Don Cheadle slams Marvel co-star Letitia Wright for sharing anti-vaccine video: ‘I would never defend anybody posting this’

Black Panther actor Letitia Wright attracted controversy after sharing a video questioning the effectiveness of a potential coronavirus vaccine, and vaccines generally. The ensuing backlash also included a takedown by her Marvel Cinematic Universe co-star Don Cheadle, who said that he would take the conversation offline.

Letitia, best known for playing T’Challa’s sister Shuri in the MCU, a character that will reportedly take a more central role in the Black Panther franchise’s future, on Thursday tweeted a video from On The Table, a YouTube discussion channel. The presenter of the video spoke about the Covid-19 vaccine, and cast doubt over its efficacy. “I don’t understand vaccines medically, but I’ve always been a little bit of a sceptical of them,” he said.


Reacting to the backlash that followed, she tweeted, “If you don’t conform to popular opinions. but ask questions and think for yourself….you get cancelled.” She also responded to several Twitter users who criticised her decision to share the video.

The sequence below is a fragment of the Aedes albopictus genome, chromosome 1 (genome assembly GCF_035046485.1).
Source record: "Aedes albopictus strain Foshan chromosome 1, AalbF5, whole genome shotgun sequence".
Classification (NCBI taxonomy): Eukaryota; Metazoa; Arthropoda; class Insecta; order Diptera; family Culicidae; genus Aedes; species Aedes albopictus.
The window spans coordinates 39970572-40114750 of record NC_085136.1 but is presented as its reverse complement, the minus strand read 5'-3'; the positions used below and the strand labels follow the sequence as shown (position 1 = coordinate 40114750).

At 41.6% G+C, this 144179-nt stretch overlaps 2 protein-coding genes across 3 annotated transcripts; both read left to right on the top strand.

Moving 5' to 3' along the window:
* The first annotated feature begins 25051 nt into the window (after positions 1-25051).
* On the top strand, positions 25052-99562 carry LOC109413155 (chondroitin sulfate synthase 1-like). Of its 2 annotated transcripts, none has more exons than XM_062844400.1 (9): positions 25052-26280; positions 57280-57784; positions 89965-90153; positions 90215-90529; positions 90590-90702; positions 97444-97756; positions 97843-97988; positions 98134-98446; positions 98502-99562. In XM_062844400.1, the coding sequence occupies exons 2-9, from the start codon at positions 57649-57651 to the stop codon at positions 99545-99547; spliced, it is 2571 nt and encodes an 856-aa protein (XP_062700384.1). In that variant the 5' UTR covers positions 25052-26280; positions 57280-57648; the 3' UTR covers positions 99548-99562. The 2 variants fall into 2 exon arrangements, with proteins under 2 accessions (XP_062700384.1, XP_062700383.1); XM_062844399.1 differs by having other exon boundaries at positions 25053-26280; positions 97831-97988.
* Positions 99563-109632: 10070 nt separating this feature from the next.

Her MCU co-star Don Cheadle was tagged into conversations around the subject, and said that he would take the matter up with her personally. “…I’ll personally take it to her if she said something crazy. Not to Twitter. That’s how I do it with friends and how I hope they do it with me if I fkkk up. Trying to find it now,” he said, about trying to find her original tweet, and the video she shared.


He followed up and wrote, “Jesus… Just scrolled through. Hot garbage. Every time I stopped and listened, he and everything he said sounded crazy and fkkkd up. I would never defend anybody posting this. But I still won’t throw her away over it. The rest I’ll take off Twitter. Had no idea.”

Also read: Don Cheadle says he had two hours to decide if he wanted Marvel role after Terrence Howard was fired after Iron Man

This week, former US presidents Barack Obama, George W Bush and Bill Clinton all agreed to get themselves vaccinated for the coronavirus, in an effort to boost public faith in the vaccine. President-elect Joe Biden has already said that the vaccine will be made available to every American, free of cost.

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